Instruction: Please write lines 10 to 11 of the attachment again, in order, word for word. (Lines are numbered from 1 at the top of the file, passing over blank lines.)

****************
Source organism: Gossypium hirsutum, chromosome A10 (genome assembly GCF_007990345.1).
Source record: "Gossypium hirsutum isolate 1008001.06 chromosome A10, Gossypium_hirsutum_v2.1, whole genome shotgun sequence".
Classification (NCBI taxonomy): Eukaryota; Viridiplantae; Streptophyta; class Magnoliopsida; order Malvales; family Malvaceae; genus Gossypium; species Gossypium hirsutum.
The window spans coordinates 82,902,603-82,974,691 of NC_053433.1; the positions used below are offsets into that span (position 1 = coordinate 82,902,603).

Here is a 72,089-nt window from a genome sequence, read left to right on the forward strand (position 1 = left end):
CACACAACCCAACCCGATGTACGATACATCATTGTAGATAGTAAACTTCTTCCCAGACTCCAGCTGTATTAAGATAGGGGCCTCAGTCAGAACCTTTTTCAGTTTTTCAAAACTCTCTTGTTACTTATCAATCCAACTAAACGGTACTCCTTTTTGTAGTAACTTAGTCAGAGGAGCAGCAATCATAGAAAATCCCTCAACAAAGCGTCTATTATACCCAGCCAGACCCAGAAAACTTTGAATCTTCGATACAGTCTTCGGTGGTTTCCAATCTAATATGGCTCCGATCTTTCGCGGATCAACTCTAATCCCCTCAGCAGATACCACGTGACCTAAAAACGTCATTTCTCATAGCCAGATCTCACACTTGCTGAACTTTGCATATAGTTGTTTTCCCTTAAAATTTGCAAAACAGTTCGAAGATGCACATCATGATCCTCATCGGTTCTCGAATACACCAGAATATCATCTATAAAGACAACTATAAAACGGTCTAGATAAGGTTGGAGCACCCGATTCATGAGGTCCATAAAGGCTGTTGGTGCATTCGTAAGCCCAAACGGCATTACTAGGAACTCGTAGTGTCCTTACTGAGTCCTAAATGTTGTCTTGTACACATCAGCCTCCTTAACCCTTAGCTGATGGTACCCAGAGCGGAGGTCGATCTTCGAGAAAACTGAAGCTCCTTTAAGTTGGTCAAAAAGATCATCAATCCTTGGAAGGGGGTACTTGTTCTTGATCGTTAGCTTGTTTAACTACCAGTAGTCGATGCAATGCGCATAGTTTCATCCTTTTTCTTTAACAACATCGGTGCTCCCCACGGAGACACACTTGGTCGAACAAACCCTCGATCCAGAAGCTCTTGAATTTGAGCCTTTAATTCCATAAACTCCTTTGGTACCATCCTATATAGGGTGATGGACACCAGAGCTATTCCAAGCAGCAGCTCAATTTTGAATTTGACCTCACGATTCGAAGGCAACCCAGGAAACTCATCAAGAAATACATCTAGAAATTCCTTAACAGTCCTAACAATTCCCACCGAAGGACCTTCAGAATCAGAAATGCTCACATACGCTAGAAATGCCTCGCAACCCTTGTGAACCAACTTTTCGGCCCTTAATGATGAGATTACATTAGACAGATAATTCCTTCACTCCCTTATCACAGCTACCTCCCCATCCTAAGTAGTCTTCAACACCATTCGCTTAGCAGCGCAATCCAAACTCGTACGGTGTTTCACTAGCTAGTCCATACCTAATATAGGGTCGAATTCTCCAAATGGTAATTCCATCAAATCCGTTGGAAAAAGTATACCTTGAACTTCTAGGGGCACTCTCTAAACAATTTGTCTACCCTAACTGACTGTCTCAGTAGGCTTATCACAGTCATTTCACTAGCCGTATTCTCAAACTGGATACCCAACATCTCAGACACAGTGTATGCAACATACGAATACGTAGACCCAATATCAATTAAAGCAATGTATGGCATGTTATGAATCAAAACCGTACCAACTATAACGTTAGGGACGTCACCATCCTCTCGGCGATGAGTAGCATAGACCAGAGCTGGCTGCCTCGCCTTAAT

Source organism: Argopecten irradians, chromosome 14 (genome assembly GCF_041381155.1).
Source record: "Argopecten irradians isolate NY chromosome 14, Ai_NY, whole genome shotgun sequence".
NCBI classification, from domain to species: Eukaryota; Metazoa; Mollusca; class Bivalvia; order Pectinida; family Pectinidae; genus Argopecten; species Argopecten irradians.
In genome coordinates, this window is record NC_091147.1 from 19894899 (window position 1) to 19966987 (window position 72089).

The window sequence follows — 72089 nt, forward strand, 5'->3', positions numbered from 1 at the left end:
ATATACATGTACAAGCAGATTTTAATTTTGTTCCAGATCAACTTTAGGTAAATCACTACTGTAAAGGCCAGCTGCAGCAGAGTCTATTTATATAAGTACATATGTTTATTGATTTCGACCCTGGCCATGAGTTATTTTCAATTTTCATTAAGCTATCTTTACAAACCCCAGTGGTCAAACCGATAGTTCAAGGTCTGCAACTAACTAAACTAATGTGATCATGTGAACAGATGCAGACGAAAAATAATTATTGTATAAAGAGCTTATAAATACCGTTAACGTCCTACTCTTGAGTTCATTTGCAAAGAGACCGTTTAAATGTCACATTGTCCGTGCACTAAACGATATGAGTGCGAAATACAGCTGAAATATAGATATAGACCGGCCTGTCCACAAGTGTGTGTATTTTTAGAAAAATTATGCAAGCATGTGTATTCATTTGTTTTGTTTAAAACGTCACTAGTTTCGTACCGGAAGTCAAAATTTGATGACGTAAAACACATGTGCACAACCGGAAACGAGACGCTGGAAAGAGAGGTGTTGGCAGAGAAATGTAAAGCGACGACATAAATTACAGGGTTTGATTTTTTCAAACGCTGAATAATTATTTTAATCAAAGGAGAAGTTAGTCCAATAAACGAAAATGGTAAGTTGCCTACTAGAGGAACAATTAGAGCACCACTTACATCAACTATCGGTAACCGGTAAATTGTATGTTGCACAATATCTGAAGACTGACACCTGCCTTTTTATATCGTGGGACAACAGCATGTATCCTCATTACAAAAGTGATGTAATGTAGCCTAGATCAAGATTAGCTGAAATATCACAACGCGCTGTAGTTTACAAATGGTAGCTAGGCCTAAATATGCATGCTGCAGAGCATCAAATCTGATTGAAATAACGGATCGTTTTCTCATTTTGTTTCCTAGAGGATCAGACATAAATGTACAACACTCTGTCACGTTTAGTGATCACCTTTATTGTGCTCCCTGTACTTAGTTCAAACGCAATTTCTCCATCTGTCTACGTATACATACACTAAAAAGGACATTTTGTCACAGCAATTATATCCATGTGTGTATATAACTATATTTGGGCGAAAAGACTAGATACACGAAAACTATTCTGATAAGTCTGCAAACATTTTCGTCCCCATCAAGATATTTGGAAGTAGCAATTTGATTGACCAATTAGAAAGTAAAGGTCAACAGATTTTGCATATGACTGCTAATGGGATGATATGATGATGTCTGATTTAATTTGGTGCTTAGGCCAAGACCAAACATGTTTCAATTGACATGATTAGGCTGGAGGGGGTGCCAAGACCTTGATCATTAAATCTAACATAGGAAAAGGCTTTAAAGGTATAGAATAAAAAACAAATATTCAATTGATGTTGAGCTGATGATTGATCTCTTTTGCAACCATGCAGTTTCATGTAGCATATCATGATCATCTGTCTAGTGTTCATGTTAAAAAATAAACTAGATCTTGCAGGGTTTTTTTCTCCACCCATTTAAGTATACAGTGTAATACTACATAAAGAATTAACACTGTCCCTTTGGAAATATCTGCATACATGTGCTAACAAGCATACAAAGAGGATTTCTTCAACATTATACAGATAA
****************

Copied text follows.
In genome coordinates, this window is record NC_091147.1 from 19894899 (window position 1) to 19966987 (window position 72089).

The window sequence follows — 72089 nt, forward strand, 5'->3', positions numbered from 1 at the left end: